Pioneer Square Health Impact Assessment

Pioneer_Square_HIA_final_16June2014_Page_01Does Pioneer Square need a grocery store? According to a study recently completed by the Health Impact Assessment graduate class at the University of Washington we do. The Pioneer Square Health Impact Assessment (PDF) considers the neighborhood’s built environment, community and social services, mobility, and economic issues, all with an eye on the effects on human health. Other key findings include:

  • Provide a public toilet in the heart of the neighborhood
  • Encourage developers to include affordable housing in new residential buildings
  • Continue the expansion of bike lanes and pedestrian sidewalks

Much of the assessment considered the goals and objectives of the neighborhood’s 2015 plan, Pioneer Square 2015—A Strategy for Seattle’s First Neighborhood. Members of the 2020 strategic planning subcommittees will use the study to inform their recommendations for areas of focus during the next five years.

We’re deeply grateful to the students and faculty who produced the assessment. Their labor, analysis and expertise will help the Square continue to improve through a greater understanding of our condition and the strategies we can use to improve.


David Yeaworth

Deputy Director

Alliance for Pioneer Square

Parks & Gateways Project Jumps a Hurdle

Pioneer Square's parks and gateways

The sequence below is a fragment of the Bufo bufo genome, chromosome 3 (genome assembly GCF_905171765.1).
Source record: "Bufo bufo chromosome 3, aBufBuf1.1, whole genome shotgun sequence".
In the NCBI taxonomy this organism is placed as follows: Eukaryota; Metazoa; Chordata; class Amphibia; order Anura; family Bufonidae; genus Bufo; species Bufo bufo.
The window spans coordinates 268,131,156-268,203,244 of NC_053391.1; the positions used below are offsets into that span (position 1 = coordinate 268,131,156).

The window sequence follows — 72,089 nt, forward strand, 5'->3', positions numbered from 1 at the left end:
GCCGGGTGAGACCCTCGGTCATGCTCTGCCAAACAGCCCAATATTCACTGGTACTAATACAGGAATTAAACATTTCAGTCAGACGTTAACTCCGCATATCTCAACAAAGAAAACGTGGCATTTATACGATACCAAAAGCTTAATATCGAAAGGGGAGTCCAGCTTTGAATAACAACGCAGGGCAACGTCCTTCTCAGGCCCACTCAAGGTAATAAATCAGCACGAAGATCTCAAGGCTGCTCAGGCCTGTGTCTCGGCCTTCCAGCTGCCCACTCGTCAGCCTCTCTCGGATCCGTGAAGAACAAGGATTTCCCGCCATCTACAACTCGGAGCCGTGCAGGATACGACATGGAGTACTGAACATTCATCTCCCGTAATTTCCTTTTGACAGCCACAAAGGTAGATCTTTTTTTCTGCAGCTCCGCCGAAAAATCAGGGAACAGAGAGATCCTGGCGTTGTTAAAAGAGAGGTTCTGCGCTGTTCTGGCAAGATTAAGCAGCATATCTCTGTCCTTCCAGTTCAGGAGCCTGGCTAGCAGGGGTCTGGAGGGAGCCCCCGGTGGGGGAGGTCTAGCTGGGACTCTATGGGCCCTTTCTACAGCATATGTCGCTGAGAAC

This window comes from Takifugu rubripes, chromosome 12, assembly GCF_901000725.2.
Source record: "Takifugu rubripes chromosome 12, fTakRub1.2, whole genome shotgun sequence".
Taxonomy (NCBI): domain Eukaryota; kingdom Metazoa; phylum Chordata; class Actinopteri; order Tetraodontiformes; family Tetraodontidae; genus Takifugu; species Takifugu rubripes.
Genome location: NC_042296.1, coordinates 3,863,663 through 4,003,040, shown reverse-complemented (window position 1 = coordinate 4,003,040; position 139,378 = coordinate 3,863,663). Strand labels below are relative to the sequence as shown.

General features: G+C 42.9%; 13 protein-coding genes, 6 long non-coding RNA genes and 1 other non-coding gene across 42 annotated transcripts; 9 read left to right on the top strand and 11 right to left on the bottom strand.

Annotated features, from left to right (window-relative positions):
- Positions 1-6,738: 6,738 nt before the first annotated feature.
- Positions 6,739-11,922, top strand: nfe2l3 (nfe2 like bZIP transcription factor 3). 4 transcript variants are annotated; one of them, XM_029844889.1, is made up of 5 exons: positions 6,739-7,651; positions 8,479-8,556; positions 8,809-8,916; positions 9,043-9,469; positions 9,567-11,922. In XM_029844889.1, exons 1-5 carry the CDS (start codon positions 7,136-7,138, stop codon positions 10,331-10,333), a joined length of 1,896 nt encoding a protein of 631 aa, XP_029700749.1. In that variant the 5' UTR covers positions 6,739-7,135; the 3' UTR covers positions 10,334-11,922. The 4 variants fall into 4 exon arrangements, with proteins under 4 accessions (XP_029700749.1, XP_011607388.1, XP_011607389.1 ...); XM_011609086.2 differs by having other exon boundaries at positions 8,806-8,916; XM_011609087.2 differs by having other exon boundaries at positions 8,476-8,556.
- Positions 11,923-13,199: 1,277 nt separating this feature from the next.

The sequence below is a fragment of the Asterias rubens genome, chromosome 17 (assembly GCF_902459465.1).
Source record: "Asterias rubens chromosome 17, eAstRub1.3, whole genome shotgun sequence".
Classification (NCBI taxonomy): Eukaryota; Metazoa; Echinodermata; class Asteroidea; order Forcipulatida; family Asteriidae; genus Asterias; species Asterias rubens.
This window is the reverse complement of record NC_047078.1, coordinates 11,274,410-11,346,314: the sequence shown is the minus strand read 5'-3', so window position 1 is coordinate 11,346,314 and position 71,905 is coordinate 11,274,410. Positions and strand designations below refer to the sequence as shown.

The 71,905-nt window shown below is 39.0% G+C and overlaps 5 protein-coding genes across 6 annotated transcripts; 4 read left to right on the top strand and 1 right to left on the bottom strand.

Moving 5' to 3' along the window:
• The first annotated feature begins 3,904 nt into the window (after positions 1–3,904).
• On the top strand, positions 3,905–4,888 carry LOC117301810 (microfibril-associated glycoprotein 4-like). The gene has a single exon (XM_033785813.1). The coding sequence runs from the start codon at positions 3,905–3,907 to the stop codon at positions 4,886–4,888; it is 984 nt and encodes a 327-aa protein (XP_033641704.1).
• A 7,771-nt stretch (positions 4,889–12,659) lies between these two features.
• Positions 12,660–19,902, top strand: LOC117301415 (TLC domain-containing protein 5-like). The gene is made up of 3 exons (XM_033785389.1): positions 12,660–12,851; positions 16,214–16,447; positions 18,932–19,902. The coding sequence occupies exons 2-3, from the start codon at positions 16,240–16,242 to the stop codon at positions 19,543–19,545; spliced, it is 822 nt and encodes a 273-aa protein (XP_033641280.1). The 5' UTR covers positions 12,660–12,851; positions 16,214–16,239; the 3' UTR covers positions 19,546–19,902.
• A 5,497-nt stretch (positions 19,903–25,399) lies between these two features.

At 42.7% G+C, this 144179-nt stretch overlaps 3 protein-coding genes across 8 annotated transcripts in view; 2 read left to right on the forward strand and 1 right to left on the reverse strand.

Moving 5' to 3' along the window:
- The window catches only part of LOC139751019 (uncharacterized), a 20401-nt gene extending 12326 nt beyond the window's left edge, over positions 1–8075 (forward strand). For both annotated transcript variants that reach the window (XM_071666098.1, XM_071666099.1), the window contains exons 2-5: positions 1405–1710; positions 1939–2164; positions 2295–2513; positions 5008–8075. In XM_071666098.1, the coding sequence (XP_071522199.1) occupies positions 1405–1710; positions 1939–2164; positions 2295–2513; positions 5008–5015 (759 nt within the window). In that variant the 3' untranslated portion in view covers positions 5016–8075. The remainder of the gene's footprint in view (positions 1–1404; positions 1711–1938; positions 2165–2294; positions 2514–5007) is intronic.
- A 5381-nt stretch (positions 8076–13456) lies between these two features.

Working with a dynamic group of volunteers, the Alliance submitted a grant request to hire a consultant to lead the neighborhood through a process to create a concept plan for our eleven parks and gateways. Our end goal is to then develop a master design plan for one of them. The grant application was submitted to the City’s Department of Neighborhoods (DON) for $100,000.

We recently learned that DON’s Citywide Review Team made a recommendation to the Mayor, City Council and the City Neighborhood Council to make the full award. Barring any unforeseen disapproval, we’re cautiously optimistic we’ll be funded in the autumn.

The idea for the project was inspired in part by an event led by the Seattle Parks Foundation. Foundation staff conducted a parks assessment tour for community members, City staff and Alliance staff last spring. The analysis suggested environmental design could help our parks feel safer and rethinking our gateways could help visitors recognize they’re entering a grand historic district.

The Alliance appreciates the opportunity the DON grant would provide. Our neighborhood thrives when our community works together. This project will work to bring out the best in the neighborhood.